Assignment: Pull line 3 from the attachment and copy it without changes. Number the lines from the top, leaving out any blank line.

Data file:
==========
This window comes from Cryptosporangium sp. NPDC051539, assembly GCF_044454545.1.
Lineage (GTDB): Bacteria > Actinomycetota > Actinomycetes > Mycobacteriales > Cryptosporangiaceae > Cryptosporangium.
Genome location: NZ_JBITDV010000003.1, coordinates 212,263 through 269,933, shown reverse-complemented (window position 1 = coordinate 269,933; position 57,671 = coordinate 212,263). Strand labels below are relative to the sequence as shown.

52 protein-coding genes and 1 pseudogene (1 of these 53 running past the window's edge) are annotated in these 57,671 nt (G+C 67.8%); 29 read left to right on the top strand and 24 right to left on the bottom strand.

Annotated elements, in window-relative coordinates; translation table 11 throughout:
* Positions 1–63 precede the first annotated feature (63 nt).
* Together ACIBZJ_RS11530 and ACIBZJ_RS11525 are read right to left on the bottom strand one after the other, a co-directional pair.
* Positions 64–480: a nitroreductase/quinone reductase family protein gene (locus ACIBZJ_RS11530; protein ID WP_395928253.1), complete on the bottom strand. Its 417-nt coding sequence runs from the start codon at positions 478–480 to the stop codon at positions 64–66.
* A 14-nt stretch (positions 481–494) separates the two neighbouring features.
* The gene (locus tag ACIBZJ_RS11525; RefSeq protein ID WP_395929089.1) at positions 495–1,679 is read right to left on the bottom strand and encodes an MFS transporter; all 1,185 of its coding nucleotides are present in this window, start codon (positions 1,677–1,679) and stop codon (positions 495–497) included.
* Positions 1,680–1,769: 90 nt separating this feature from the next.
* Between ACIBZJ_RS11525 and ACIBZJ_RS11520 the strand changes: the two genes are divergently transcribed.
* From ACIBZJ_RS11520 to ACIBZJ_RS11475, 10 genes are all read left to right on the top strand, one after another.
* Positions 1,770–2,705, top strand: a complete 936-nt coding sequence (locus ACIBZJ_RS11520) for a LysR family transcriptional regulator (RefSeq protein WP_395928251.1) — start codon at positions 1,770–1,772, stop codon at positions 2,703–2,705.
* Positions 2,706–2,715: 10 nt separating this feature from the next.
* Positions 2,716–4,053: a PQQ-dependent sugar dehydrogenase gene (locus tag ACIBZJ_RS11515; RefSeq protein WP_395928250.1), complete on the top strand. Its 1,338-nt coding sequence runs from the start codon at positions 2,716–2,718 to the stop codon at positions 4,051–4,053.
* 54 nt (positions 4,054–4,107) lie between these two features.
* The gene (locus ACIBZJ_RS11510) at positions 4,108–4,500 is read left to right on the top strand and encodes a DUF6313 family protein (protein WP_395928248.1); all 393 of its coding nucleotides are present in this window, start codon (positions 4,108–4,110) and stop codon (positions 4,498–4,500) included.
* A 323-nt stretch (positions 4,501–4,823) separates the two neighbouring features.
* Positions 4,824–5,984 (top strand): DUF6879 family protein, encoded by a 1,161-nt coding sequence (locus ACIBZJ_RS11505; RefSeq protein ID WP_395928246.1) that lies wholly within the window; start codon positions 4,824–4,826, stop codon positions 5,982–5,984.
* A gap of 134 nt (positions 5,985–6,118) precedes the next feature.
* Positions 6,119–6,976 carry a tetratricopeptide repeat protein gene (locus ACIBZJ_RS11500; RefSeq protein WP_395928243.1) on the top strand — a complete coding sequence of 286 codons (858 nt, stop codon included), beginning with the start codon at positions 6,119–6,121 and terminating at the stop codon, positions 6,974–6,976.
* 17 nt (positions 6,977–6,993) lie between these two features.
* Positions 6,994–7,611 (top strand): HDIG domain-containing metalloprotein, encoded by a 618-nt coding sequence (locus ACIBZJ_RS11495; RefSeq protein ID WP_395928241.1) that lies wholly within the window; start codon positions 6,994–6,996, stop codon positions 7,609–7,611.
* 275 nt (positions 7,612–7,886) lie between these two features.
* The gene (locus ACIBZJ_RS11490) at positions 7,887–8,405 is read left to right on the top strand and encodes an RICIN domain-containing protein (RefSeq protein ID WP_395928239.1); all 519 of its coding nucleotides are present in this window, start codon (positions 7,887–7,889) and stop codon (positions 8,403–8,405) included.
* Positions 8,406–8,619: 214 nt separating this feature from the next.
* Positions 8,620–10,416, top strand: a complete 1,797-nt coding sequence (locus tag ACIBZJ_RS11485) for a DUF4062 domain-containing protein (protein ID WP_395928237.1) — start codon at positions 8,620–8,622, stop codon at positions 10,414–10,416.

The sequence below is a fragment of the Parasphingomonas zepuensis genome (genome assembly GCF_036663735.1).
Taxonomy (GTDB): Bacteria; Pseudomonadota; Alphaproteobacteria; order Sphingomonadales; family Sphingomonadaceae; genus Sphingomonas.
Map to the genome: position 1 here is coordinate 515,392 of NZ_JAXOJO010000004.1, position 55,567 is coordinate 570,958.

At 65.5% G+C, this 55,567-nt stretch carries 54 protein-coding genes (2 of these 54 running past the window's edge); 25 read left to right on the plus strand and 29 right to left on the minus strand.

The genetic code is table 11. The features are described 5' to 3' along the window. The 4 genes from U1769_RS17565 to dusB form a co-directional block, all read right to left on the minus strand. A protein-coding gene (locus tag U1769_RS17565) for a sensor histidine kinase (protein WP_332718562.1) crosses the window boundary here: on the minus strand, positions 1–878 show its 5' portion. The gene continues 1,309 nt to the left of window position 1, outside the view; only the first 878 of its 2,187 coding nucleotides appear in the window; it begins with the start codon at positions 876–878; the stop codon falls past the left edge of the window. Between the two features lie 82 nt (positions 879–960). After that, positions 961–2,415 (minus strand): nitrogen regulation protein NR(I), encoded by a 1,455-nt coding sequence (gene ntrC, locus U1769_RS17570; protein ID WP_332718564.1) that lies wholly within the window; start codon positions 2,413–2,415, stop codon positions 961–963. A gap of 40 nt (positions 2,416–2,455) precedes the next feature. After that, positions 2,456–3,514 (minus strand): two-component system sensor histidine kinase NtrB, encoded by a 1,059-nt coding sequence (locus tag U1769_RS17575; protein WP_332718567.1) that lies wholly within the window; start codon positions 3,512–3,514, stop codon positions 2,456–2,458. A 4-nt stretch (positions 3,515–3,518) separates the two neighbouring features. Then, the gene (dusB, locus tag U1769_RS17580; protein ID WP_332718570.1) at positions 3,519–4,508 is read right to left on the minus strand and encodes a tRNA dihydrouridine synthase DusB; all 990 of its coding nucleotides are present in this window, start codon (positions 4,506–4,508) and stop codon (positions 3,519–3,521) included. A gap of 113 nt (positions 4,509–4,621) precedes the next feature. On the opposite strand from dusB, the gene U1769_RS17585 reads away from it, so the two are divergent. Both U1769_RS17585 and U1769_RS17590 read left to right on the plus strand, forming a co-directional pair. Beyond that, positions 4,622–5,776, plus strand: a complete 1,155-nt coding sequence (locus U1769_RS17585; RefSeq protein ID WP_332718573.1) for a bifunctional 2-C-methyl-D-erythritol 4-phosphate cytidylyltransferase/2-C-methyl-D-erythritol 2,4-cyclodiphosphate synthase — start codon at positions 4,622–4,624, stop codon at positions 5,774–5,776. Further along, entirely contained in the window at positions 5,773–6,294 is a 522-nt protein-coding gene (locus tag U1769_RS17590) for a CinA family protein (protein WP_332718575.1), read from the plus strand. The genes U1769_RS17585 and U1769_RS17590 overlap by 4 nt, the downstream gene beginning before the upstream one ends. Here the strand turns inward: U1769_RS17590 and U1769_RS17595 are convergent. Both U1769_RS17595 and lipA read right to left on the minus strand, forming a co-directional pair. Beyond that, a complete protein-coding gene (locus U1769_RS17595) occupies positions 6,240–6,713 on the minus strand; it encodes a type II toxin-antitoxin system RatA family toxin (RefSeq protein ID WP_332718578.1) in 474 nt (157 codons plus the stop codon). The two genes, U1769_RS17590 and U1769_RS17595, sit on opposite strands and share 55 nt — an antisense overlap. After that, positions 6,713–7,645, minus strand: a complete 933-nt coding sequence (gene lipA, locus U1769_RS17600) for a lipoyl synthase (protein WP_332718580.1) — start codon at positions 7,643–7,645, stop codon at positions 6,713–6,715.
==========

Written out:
Genome location: NZ_JBITDV010000003.1, coordinates 212,263 through 269,933, shown reverse-complemented (window position 1 = coordinate 269,933; position 57,671 = coordinate 212,263). Strand labels below are relative to the sequence as shown.